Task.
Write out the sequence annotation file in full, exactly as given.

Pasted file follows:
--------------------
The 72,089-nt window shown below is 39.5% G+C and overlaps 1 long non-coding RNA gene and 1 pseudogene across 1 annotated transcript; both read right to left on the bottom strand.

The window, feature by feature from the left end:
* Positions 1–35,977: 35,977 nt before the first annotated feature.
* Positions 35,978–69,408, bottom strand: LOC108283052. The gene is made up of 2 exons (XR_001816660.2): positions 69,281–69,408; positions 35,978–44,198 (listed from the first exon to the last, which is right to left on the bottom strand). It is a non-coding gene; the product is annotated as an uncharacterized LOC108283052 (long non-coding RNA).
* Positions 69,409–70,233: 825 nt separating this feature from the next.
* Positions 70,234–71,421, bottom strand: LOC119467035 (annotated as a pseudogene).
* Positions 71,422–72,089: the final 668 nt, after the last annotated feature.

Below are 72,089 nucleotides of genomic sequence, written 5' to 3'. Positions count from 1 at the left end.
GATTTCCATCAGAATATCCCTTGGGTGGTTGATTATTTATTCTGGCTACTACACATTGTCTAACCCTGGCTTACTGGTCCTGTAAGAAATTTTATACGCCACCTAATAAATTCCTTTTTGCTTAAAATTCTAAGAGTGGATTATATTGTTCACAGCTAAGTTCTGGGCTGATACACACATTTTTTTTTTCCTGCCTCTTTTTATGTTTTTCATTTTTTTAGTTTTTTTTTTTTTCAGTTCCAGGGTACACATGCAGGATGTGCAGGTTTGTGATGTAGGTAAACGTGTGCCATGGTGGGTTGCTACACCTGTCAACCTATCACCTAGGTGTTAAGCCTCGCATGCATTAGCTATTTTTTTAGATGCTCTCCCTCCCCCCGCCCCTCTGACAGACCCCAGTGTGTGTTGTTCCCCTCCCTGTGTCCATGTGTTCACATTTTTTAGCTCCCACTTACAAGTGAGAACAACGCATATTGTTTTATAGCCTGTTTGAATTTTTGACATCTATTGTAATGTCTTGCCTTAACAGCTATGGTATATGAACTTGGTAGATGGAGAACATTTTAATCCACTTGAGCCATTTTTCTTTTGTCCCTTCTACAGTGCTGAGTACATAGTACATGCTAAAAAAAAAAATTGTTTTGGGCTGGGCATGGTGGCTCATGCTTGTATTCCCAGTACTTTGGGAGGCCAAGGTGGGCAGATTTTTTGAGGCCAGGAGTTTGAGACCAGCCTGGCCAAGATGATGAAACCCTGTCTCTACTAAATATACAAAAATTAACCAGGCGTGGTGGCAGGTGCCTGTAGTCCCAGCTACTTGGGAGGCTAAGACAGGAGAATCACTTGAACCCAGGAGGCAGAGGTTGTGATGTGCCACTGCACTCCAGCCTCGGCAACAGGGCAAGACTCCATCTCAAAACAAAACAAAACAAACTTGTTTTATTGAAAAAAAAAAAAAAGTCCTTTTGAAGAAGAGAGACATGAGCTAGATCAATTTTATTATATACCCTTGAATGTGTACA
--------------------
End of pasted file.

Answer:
The 72,089-nt window shown below is 39.5% G+C and overlaps 1 long non-coding RNA gene and 1 pseudogene across 1 annotated transcript; both read right to left on the bottom strand.

The window, feature by feature from the left end:
* Positions 1–35,977: 35,977 nt before the first annotated feature.
* Positions 35,978–69,408, bottom strand: LOC108283052. The gene is made up of 2 exons (XR_001816660.2): positions 69,281–69,408; positions 35,978–44,198 (listed from the first exon to the last, which is right to left on the bottom strand). It is a non-coding gene; the product is annotated as an uncharacterized LOC108283052 (long non-coding RNA).
* Positions 69,409–70,233: 825 nt separating this feature from the next.
* Positions 70,234–71,421, bottom strand: LOC119467035 (annotated as a pseudogene).
* Positions 71,422–72,089: the final 668 nt, after the last annotated feature.

Below are 72,089 nucleotides of genomic sequence, written 5' to 3'. Positions count from 1 at the left end.
GATTTCCATCAGAATATCCCTTGGGTGGTTGATTATTTATTCTGGCTACTACACATTGTCTAACCCTGGCTTACTGGTCCTGTAAGAAATTTTATACGCCACCTAATAAATTCCTTTTTGCTTAAAATTCTAAGAGTGGATTATATTGTTCACAGCTAAGTTCTGGGCTGATACACACATTTTTTTTTTCCTGCCTCTTTTTATGTTTTTCATTTTTTTAGTTTTTTTTTTTTTCAGTTCCAGGGTACACATGCAGGATGTGCAGGTTTGTGATGTAGGTAAACGTGTGCCATGGTGGGTTGCTACACCTGTCAACCTATCACCTAGGTGTTAAGCCTCGCATGCATTAGCTATTTTTTTAGATGCTCTCCCTCCCCCCGCCCCTCTGACAGACCCCAGTGTGTGTTGTTCCCCTCCCTGTGTCCATGTGTTCACATTTTTTAGCTCCCACTTACAAGTGAGAACAACGCATATTGTTTTATAGCCTGTTTGAATTTTTGACATCTATTGTAATGTCTTGCCTTAACAGCTATGGTATATGAACTTGGTAGATGGAGAACATTTTAATCCACTTGAGCCATTTTTCTTTTGTCCCTTCTACAGTGCTGAGTACATAGTACATGCTAAAAAAAAAAATTGTTTTGGGCTGGGCATGGTGGCTCATGCTTGTATTCCCAGTACTTTGGGAGGCCAAGGTGGGCAGATTTTTTGAGGCCAGGAGTTTGAGACCAGCCTGGCCAAGATGATGAAACCCTGTCTCTACTAAATATACAAAAATTAACCAGGCGTGGTGGCAGGTGCCTGTAGTCCCAGCTACTTGGGAGGCTAAGACAGGAGAATCACTTGAACCCAGGAGGCAGAGGTTGTGATGTGCCACTGCACTCCAGCCTCGGCAACAGGGCAAGACTCCATCTCAAAACAAAACAAAACAAACTTGTTTTATTGAAAAAAAAAAAAAAGTCCTTTTGAAGAAGAGAGACATGAGCTAGATCAATTTTATTATATACCCTTGAATGTGTACA